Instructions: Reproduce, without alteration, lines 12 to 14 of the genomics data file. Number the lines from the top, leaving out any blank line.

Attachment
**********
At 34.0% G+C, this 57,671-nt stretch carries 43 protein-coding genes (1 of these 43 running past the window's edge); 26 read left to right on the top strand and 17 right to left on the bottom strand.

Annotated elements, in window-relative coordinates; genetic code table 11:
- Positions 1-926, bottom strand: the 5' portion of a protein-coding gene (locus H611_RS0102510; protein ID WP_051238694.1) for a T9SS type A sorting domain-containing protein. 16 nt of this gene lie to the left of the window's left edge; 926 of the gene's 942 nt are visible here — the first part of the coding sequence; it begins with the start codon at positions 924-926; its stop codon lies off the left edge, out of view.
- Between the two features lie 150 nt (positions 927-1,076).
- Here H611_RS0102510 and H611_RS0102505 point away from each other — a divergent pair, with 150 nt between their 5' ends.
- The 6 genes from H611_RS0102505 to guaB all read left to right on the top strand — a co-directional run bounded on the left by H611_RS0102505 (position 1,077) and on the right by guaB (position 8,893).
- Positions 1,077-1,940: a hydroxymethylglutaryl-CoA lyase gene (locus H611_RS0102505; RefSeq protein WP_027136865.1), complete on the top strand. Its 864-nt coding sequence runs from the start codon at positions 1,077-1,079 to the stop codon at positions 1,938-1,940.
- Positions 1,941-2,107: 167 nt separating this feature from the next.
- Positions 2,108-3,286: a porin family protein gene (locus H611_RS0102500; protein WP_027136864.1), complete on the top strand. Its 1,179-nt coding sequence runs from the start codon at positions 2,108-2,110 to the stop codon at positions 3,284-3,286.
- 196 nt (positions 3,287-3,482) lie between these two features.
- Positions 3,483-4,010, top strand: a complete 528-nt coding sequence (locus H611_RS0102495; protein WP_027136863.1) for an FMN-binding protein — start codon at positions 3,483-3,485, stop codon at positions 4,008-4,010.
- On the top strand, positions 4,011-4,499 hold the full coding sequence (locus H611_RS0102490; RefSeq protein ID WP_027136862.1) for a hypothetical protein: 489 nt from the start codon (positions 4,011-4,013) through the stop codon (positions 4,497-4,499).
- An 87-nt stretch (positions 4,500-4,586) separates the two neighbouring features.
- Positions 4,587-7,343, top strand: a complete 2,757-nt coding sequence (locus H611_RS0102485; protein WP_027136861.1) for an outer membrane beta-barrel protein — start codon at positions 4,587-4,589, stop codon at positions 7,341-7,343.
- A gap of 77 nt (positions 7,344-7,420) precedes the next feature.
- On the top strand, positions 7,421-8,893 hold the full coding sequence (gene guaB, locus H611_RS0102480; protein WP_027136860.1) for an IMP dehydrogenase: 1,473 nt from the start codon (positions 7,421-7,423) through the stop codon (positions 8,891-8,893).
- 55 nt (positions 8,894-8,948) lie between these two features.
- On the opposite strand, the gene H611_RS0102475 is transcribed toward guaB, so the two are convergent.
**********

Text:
- On the top strand, positions 4,011-4,499 hold the full coding sequence (locus H611_RS0102490; RefSeq protein ID WP_027136862.1) for a hypothetical protein: 489 nt from the start codon (positions 4,011-4,013) through the stop codon (positions 4,497-4,499).
- An 87-nt stretch (positions 4,500-4,586) separates the two neighbouring features.
- Positions 4,587-7,343, top strand: a complete 2,757-nt coding sequence (locus H611_RS0102485; protein WP_027136861.1) for an outer membrane beta-barrel protein — start codon at positions 4,587-4,589, stop codon at positions 7,341-7,343.